Banned Book means Good Reading

This is Banned Books Week and the Barnes and Noble Bookstore on the ISU campus was the host for oral readings from Banned and/or Challenged Books.
My Husband signed on as a Reader. 
He was asked to read for 10 minutes an excerpt from the book Fahrenheit 451 by Ray Bradbury.

He done good, Real Good.  His naturally deep voice, trained as a Southern preacher, he breathes at the proper intervals, and he pronounces the words correctly.

A Language Arts class from the university high school had this time for a field trip, and several teenage boys were sitting in the row in front of me.  I thought it to be a fine thing for them, seeing and hearing a man who has such skill with reading aloud.

Apparently, I wasn’t the only female in the audience who was impressed by the performance.  The English teacher came over and says he has a future in reading Books-on-Tape or somesuch.  And she said that he brought the characters to life, a feat not done easily with that particular book.
Another woman got flustered like a schoolgirl while speaking her praises.  I thought she was kinda sweet, she was trying to be nice without sounding like she was coming on to him.

We went to lunch afterwards, an unexpected pleasure.
We’re Married, ya know.

~~love and Huggs, Diane

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8 Responses to Banned Book means Good Reading

  1. momma says:

    Don’t he make you proud?

  2. Shimfee says:

    Cool~~ All banned books should be read out loud regularly. How ridiculous and ignorant to ban books.

  3. Uzz says:

    I love Bradbury! I get on these little kicks where I will read one author voraciously after reading one of their books. Within a several month period, I read Fahrenheit 451, The Illustrated Man, I Sing the Body Electric!, The Golden Apples of the Sun and The Martian Chronicles.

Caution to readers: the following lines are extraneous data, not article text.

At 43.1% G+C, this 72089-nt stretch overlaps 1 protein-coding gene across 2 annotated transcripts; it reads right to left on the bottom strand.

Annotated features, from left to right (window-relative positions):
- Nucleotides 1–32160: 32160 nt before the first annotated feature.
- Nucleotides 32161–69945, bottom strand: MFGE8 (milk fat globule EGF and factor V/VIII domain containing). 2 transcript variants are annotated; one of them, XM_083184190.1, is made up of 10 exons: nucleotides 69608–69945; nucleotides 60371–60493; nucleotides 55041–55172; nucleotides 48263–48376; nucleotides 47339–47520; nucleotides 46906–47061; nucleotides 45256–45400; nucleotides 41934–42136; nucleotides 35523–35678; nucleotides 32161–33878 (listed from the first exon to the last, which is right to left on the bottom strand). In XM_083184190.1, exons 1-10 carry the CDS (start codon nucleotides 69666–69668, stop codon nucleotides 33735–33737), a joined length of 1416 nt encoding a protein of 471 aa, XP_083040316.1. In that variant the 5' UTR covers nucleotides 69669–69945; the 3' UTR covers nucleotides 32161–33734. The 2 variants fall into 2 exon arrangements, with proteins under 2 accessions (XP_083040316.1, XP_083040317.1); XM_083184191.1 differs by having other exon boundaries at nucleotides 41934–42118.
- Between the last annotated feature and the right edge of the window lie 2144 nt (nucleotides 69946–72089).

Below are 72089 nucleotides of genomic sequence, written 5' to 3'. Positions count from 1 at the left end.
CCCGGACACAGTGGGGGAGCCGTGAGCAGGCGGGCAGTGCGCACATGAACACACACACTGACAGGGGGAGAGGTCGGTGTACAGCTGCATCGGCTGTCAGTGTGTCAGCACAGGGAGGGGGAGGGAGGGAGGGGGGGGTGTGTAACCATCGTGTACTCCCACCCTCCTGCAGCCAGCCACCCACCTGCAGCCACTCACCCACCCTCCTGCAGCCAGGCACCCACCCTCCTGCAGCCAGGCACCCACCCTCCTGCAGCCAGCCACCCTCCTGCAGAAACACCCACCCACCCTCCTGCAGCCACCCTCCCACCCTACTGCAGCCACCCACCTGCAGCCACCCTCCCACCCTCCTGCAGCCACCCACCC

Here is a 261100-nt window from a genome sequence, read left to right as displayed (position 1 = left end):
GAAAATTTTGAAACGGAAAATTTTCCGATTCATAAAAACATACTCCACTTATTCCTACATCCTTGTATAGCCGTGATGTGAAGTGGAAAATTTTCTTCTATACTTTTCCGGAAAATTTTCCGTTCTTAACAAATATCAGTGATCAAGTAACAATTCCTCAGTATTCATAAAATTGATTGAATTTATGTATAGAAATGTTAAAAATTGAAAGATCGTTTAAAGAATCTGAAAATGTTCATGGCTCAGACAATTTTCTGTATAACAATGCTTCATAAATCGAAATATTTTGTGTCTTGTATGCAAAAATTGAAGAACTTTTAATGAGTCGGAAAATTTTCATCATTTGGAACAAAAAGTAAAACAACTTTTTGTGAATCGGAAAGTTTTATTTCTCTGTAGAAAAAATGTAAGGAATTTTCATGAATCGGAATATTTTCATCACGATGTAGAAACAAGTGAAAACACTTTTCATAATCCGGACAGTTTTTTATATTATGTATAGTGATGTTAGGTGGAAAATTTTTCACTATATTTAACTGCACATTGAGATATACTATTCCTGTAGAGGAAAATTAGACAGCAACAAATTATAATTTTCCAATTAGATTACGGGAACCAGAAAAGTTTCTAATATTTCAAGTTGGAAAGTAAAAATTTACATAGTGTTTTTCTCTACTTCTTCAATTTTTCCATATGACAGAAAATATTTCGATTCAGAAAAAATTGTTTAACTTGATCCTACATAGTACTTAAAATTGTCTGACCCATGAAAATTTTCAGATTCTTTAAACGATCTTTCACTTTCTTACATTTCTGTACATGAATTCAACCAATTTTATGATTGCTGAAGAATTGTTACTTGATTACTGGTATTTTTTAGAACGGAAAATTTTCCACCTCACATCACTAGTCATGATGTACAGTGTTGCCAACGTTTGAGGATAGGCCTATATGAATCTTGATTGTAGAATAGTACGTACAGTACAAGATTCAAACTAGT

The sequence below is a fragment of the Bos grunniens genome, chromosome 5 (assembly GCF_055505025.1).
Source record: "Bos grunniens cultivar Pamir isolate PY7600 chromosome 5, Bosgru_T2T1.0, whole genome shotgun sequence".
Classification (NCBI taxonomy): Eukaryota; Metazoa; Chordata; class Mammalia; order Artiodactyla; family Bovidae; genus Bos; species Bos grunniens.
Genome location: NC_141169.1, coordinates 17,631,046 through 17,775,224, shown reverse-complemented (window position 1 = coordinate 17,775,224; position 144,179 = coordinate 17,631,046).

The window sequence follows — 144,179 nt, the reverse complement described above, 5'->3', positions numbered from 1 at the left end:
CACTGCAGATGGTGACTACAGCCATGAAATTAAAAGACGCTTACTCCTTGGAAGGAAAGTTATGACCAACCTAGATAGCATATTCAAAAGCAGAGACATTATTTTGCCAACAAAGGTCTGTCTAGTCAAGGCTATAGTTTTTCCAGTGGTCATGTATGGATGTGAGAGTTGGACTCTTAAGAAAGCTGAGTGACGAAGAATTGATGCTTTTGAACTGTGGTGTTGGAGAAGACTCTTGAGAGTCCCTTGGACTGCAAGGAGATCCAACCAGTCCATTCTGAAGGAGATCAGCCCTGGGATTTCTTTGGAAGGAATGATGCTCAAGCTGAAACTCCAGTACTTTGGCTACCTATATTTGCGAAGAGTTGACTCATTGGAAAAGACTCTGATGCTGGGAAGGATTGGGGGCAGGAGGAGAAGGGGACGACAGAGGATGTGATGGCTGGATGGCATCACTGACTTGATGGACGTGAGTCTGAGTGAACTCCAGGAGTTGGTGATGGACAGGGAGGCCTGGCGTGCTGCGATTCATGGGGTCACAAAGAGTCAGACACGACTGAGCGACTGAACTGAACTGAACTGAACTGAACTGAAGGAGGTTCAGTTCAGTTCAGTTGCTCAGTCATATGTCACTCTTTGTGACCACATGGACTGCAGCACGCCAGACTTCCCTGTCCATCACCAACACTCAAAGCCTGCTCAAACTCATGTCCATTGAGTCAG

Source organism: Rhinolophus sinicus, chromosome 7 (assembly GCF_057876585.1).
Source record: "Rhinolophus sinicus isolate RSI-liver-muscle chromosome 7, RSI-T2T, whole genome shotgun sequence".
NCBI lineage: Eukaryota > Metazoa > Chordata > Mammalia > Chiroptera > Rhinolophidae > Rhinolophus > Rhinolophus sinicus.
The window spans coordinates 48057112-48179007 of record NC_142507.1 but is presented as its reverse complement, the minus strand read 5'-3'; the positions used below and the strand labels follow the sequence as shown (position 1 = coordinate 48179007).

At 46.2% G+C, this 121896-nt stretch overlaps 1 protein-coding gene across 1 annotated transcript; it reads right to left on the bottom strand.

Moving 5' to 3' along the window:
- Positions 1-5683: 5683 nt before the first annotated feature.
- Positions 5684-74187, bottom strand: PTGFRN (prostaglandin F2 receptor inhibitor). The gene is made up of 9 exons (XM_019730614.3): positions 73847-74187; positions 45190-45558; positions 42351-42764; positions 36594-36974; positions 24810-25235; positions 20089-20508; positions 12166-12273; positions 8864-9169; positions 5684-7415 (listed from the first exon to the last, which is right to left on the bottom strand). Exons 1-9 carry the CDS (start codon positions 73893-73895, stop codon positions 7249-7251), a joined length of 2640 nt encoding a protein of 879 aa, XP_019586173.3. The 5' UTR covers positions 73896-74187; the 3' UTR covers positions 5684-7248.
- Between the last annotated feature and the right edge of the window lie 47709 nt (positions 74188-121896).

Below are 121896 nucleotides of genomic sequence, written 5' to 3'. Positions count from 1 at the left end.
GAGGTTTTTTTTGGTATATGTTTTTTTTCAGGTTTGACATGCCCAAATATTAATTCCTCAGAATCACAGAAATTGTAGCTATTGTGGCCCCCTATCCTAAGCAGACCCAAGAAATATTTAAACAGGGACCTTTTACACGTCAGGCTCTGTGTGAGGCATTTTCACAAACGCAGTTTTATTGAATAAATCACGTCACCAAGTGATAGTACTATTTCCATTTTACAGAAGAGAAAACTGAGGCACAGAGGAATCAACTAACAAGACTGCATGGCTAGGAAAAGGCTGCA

I would love to read out loud in front of people, but the things I would like to read would move me too much. One thing that people learn about me once they know me is that I am extremely passionate and quite sensitive. I find beauty in things people may not get, but it overwhelms me and I will even get choked up over things like old bricks. Now I mask it pretty well and I don’t advertise it, but when I read out loud I can be overcome by the turn of phrase or descriptive passages…I literally feel God in words and every thing around me and it fills me with joy…that is hard to keep silent:-)

    Glad you’ll had a great time!

  4. MrsDoF says:

    Aaww, Uzz, now you got ME all choked up!
    Descriptive words can get my emotions going as well. Especially if a child is the one trying to get the idea across, or is reading aloud and mispronounces what is on the page.
    I remember one time when I was a Volunteer Mom at the elementary school and the boy sounded out the word Egyptian as ee-gip-ty-en.
    I had to bite my lip to either keep from laughing or crying, and explain how a G can have a J sound for some words.
    People need more experience reading out loud in front of an audience. That’s why I love Open Mike nights at the coffee house. Practice makes perfect.

  5. george.w says:

    Uzz, I know exactly what you are talking about because that is a problem for me too. Sometimes I have to practice a thing many times to get control when I read it, but then I can read it with a lot of expression and really reach the audience. Someone less emotionally involved in the words might not reach as well.

    Singing is even worse. There is no way I can even finish singing “Let it be” in private, let alone for an audience.

  6. Maria says:

    You have every reason to be proud of this wonderful husband of yours. Taking a stand and reading books that for some reason some people want banned is what “Freedom is all about.”

    My hat is off to him!

  7. Mrs SEB says:

    I wish I had heard him read aloud. I don’t suppose he would consider adding a element to his blog that allows a visitor to listen to him read a chapter aloud every week from a favorite book of his? 🙂

  8. William says:

    The end of this post made me chuckle.